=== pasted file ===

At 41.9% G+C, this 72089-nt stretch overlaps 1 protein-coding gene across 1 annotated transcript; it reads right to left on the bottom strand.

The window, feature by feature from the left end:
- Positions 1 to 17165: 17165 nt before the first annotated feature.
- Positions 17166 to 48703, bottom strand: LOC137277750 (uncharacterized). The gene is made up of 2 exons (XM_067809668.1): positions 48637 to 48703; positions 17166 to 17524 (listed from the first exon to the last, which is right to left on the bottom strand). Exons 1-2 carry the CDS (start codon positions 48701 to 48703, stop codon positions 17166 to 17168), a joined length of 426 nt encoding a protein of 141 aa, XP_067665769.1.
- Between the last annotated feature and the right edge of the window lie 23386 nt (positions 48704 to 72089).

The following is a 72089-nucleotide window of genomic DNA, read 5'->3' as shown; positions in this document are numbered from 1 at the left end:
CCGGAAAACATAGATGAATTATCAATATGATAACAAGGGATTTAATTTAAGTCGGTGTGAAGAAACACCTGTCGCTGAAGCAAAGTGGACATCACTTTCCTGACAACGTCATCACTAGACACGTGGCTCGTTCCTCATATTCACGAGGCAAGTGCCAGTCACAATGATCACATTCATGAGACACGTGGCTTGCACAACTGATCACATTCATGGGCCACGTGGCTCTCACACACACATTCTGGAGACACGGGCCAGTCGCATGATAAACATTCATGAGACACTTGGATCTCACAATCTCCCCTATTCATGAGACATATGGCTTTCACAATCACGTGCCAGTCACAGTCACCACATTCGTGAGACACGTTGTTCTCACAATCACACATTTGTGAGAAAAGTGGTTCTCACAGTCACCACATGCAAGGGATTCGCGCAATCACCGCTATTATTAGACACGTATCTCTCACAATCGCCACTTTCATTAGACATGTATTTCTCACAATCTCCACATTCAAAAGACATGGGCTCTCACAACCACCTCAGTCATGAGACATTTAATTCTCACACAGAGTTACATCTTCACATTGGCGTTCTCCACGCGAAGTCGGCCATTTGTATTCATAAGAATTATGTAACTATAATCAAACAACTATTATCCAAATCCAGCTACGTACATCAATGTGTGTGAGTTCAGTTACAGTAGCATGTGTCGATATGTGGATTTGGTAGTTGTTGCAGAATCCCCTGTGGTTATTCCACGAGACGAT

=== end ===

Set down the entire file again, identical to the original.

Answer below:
At 41.9% G+C, this 72089-nt stretch overlaps 1 protein-coding gene across 1 annotated transcript; it reads right to left on the bottom strand.

The window, feature by feature from the left end:
- Positions 1 to 17165: 17165 nt before the first annotated feature.
- Positions 17166 to 48703, bottom strand: LOC137277750 (uncharacterized). The gene is made up of 2 exons (XM_067809668.1): positions 48637 to 48703; positions 17166 to 17524 (listed from the first exon to the last, which is right to left on the bottom strand). Exons 1-2 carry the CDS (start codon positions 48701 to 48703, stop codon positions 17166 to 17168), a joined length of 426 nt encoding a protein of 141 aa, XP_067665769.1.
- Between the last annotated feature and the right edge of the window lie 23386 nt (positions 48704 to 72089).

The following is a 72089-nucleotide window of genomic DNA, read 5'->3' as shown; positions in this document are numbered from 1 at the left end:
CCGGAAAACATAGATGAATTATCAATATGATAACAAGGGATTTAATTTAAGTCGGTGTGAAGAAACACCTGTCGCTGAAGCAAAGTGGACATCACTTTCCTGACAACGTCATCACTAGACACGTGGCTCGTTCCTCATATTCACGAGGCAAGTGCCAGTCACAATGATCACATTCATGAGACACGTGGCTTGCACAACTGATCACATTCATGGGCCACGTGGCTCTCACACACACATTCTGGAGACACGGGCCAGTCGCATGATAAACATTCATGAGACACTTGGATCTCACAATCTCCCCTATTCATGAGACATATGGCTTTCACAATCACGTGCCAGTCACAGTCACCACATTCGTGAGACACGTTGTTCTCACAATCACACATTTGTGAGAAAAGTGGTTCTCACAGTCACCACATGCAAGGGATTCGCGCAATCACCGCTATTATTAGACACGTATCTCTCACAATCGCCACTTTCATTAGACATGTATTTCTCACAATCTCCACATTCAAAAGACATGGGCTCTCACAACCACCTCAGTCATGAGACATTTAATTCTCACACAGAGTTACATCTTCACATTGGCGTTCTCCACGCGAAGTCGGCCATTTGTATTCATAAGAATTATGTAACTATAATCAAACAACTATTATCCAAATCCAGCTACGTACATCAATGTGTGTGAGTTCAGTTACAGTAGCATGTGTCGATATGTGGATTTGGTAGTTGTTGCAGAATCCCCTGTGGTTATTCCACGAGACGAT